February 26, 2016
Are rivers flowing upstream? Has anyone seen four horsemen? Anyhow, it seems that the Washington Post editorial board is now acknowledging that a financial transactions tax [FTT] could be a serious policy. It ran an editorial which included a few derisive comments directed towards Senator Bernie Sanders, who has advocated a financial transactions tax in his presidential campaign, but favorably cited the Tax Policy Center’s analysis and said:
“They [FTTs] represent a ‘tempting’ option that might help the United States raise revenue while curbing speculative excess.”
There are a few points worth adding to the Post’s comments. The Post told readers:
“However, a tax would undoubtedly dampen some productive trading and not necessarily raise that much revenue, the report found — about $50 billion a year, in contrast to the $75 billion figure Mr. Sanders floats.”
As far as the concern for productive trading, the way the tax would reduce this is by raising the cost of trades. However, the cost of trading has fallen sharply over the last four decades. This means that the tax would, depending on the exact rate, only raise the cost of trading part of the way back to where it was four decades ago.
If the tax were set at a 0.1 percent rate on stock, with lower rates for other assets, then it would be raising the cost of trading to the levels of 10–20 years ago. So unless we see much more productive trading in the markets today than we did in the 1990s, we wouldn’t have much to worry about in this respect.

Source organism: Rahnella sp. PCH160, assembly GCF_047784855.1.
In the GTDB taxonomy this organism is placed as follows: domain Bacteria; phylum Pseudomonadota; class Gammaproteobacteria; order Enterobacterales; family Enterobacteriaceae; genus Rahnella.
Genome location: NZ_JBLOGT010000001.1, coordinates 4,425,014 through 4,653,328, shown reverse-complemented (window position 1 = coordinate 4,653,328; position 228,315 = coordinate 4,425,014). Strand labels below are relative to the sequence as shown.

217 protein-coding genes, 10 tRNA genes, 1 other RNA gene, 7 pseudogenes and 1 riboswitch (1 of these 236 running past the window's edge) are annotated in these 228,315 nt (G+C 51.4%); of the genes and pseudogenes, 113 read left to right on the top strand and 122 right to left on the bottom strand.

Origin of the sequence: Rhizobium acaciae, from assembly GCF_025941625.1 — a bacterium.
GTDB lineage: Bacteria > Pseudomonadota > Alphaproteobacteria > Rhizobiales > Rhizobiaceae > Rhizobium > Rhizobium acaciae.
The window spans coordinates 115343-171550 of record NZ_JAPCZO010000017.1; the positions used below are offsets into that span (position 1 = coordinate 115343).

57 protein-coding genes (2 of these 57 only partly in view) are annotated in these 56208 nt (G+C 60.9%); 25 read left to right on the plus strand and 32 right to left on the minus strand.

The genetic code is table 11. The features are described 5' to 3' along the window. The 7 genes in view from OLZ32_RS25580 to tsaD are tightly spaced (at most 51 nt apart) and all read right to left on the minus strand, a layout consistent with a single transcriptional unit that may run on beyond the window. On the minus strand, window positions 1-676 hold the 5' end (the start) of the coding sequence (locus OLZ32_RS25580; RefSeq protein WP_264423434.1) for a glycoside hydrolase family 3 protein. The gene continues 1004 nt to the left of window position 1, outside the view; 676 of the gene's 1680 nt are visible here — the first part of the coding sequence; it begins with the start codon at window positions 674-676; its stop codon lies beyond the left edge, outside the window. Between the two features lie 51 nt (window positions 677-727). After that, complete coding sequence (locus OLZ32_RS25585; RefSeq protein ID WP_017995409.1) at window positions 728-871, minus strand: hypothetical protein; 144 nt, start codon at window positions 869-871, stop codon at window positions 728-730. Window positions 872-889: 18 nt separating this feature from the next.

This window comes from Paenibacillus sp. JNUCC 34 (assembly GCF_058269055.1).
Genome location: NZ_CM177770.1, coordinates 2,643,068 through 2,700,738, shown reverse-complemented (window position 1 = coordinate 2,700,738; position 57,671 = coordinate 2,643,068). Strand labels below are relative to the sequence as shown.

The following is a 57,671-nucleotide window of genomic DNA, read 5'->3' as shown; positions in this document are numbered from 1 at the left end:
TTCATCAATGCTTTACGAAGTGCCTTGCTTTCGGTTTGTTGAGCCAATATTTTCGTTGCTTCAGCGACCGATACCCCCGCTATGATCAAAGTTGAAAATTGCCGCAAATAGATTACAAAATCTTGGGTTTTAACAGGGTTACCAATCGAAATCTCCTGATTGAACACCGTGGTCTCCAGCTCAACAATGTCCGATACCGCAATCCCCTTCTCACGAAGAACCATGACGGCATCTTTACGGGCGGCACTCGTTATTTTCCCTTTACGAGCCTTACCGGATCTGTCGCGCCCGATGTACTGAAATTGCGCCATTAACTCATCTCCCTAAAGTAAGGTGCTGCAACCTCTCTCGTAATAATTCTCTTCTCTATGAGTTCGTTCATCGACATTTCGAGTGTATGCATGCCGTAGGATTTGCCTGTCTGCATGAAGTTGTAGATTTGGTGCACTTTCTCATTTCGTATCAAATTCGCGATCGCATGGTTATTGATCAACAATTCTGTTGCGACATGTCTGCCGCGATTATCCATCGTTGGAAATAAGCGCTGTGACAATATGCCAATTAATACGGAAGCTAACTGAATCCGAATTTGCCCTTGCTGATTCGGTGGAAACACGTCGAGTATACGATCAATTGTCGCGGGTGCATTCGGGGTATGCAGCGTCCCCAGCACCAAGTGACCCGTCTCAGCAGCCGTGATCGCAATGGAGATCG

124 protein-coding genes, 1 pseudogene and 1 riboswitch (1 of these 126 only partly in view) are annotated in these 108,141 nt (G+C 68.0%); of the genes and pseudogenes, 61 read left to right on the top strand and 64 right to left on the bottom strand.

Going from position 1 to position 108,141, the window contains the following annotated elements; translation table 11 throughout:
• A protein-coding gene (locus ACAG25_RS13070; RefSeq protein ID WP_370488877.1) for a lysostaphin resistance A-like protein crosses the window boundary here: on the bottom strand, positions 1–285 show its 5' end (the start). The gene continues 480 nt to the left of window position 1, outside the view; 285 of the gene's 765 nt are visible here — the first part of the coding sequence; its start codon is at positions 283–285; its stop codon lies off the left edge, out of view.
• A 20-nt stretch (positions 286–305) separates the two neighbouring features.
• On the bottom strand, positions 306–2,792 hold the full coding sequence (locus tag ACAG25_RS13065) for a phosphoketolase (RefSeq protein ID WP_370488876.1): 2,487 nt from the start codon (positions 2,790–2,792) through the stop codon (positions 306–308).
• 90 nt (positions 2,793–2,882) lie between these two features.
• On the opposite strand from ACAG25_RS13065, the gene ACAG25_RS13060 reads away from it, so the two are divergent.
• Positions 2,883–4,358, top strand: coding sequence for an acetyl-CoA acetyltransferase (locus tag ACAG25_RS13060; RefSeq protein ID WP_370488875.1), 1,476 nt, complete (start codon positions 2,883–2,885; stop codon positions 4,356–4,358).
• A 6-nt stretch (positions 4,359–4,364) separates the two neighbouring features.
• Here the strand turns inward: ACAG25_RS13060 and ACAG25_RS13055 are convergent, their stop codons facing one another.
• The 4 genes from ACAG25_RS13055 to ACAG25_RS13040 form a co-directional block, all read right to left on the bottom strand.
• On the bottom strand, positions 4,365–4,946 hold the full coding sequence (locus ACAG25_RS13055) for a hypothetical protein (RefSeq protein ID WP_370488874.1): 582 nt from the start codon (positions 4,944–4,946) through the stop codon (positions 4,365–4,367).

As far as the amount of money that would be raised, this depends hugely on the sensitivity of trading volume to the size of the tax. The Tax Policy Center assumed an elasticity of 1.5, meaning that the percentage drop in trading volume would be 1.5 times the percentage increase in trading costs associated with the tax. This elasticity assumption is certainly at the high end of the estimates in the literature. An elasticity assumption closer to 1.0, which is more in the center of the estimates in the research, implies the tax would raise roughly twice as much revenue.
It is also is worth noting that the 1.5 elasticity assumption used by the Tax Policy Center implies that trading volume decreases by a larger percentage than the increase in costs due to the tax. It would mean, for example, that if the tax raised trading costs by 40 percent, then trading volume would decline by close to 60 percent.
This means investors would reduce their trading by a larger amount than their costs per trade increased. As a result, investors would on average spend less money on trading, even including the tax, than they did before the tax was put in place. In that scenario, the entire burden of the tax is borne by the financial industry in the form of lost trading revenue.
Arguably the 1.5 elasticity assumption by the Tax Policy Center is too high, but if it is correct, it does mean the tax will raise less revenue, but it also means a much larger hit to the financial industry. Insofar as a purpose of the tax is to reduce the amount of resources being wasted by shuffling stock and derivatives back and forth all day, an FTT would have a huge effect in this case.